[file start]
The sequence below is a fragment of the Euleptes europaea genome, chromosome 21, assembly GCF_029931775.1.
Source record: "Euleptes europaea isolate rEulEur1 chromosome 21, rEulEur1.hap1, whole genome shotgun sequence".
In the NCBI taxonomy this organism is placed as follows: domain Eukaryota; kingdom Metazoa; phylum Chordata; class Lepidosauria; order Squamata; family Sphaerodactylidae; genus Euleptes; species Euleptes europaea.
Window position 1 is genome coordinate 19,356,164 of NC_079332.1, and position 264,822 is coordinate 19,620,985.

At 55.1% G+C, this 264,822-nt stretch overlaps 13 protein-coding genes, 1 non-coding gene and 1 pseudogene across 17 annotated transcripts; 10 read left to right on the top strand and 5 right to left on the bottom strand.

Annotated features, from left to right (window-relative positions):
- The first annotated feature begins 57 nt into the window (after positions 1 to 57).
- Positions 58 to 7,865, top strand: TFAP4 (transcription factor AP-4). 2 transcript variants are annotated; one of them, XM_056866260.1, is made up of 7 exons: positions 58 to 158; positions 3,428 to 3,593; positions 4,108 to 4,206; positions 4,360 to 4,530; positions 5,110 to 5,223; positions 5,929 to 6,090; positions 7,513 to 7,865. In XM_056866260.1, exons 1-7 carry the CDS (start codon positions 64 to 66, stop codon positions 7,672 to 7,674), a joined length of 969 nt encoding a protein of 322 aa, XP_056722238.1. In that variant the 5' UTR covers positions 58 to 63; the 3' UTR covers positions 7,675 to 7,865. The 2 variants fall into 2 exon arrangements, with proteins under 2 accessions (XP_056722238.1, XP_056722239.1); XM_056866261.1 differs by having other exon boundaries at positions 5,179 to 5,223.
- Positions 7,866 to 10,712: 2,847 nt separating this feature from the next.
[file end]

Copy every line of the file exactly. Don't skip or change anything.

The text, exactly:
The sequence below is a fragment of the Euleptes europaea genome, chromosome 21, assembly GCF_029931775.1.
Source record: "Euleptes europaea isolate rEulEur1 chromosome 21, rEulEur1.hap1, whole genome shotgun sequence".
In the NCBI taxonomy this organism is placed as follows: domain Eukaryota; kingdom Metazoa; phylum Chordata; class Lepidosauria; order Squamata; family Sphaerodactylidae; genus Euleptes; species Euleptes europaea.
Window position 1 is genome coordinate 19,356,164 of NC_079332.1, and position 264,822 is coordinate 19,620,985.

At 55.1% G+C, this 264,822-nt stretch overlaps 13 protein-coding genes, 1 non-coding gene and 1 pseudogene across 17 annotated transcripts; 10 read left to right on the top strand and 5 right to left on the bottom strand.

Annotated features, from left to right (window-relative positions):
- The first annotated feature begins 57 nt into the window (after positions 1 to 57).
- Positions 58 to 7,865, top strand: TFAP4 (transcription factor AP-4). 2 transcript variants are annotated; one of them, XM_056866260.1, is made up of 7 exons: positions 58 to 158; positions 3,428 to 3,593; positions 4,108 to 4,206; positions 4,360 to 4,530; positions 5,110 to 5,223; positions 5,929 to 6,090; positions 7,513 to 7,865. In XM_056866260.1, exons 1-7 carry the CDS (start codon positions 64 to 66, stop codon positions 7,672 to 7,674), a joined length of 969 nt encoding a protein of 322 aa, XP_056722238.1. In that variant the 5' UTR covers positions 58 to 63; the 3' UTR covers positions 7,675 to 7,865. The 2 variants fall into 2 exon arrangements, with proteins under 2 accessions (XP_056722238.1, XP_056722239.1); XM_056866261.1 differs by having other exon boundaries at positions 5,179 to 5,223.
- Positions 7,866 to 10,712: 2,847 nt separating this feature from the next.